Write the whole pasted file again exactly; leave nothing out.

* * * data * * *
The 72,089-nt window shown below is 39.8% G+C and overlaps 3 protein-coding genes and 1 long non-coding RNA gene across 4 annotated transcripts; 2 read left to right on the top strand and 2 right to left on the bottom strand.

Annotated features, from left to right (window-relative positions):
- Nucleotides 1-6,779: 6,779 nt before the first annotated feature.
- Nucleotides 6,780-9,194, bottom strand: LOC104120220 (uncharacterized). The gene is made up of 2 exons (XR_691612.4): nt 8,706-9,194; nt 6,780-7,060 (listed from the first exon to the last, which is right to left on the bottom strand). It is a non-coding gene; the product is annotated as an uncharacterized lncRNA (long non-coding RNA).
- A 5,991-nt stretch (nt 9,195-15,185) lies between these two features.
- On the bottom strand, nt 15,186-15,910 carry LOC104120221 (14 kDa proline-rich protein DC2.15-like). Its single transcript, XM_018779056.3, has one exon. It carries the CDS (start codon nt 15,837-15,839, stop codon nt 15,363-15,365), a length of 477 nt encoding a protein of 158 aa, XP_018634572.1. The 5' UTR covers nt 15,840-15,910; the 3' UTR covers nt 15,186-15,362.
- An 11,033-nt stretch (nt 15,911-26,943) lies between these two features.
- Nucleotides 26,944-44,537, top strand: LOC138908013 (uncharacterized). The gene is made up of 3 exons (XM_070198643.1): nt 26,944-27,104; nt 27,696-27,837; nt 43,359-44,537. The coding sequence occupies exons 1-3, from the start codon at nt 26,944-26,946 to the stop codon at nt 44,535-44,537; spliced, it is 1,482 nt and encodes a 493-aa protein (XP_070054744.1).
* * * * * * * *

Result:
The 72,089-nt window shown below is 39.8% G+C and overlaps 3 protein-coding genes and 1 long non-coding RNA gene across 4 annotated transcripts; 2 read left to right on the top strand and 2 right to left on the bottom strand.

Annotated features, from left to right (window-relative positions):
- Nucleotides 1-6,779: 6,779 nt before the first annotated feature.
- Nucleotides 6,780-9,194, bottom strand: LOC104120220 (uncharacterized). The gene is made up of 2 exons (XR_691612.4): nt 8,706-9,194; nt 6,780-7,060 (listed from the first exon to the last, which is right to left on the bottom strand). It is a non-coding gene; the product is annotated as an uncharacterized lncRNA (long non-coding RNA).
- A 5,991-nt stretch (nt 9,195-15,185) lies between these two features.
- On the bottom strand, nt 15,186-15,910 carry LOC104120221 (14 kDa proline-rich protein DC2.15-like). Its single transcript, XM_018779056.3, has one exon. It carries the CDS (start codon nt 15,837-15,839, stop codon nt 15,363-15,365), a length of 477 nt encoding a protein of 158 aa, XP_018634572.1. The 5' UTR covers nt 15,840-15,910; the 3' UTR covers nt 15,186-15,362.
- An 11,033-nt stretch (nt 15,911-26,943) lies between these two features.
- Nucleotides 26,944-44,537, top strand: LOC138908013 (uncharacterized). The gene is made up of 3 exons (XM_070198643.1): nt 26,944-27,104; nt 27,696-27,837; nt 43,359-44,537. The coding sequence occupies exons 1-3, from the start codon at nt 26,944-26,946 to the stop codon at nt 44,535-44,537; spliced, it is 1,482 nt and encodes a 493-aa protein (XP_070054744.1).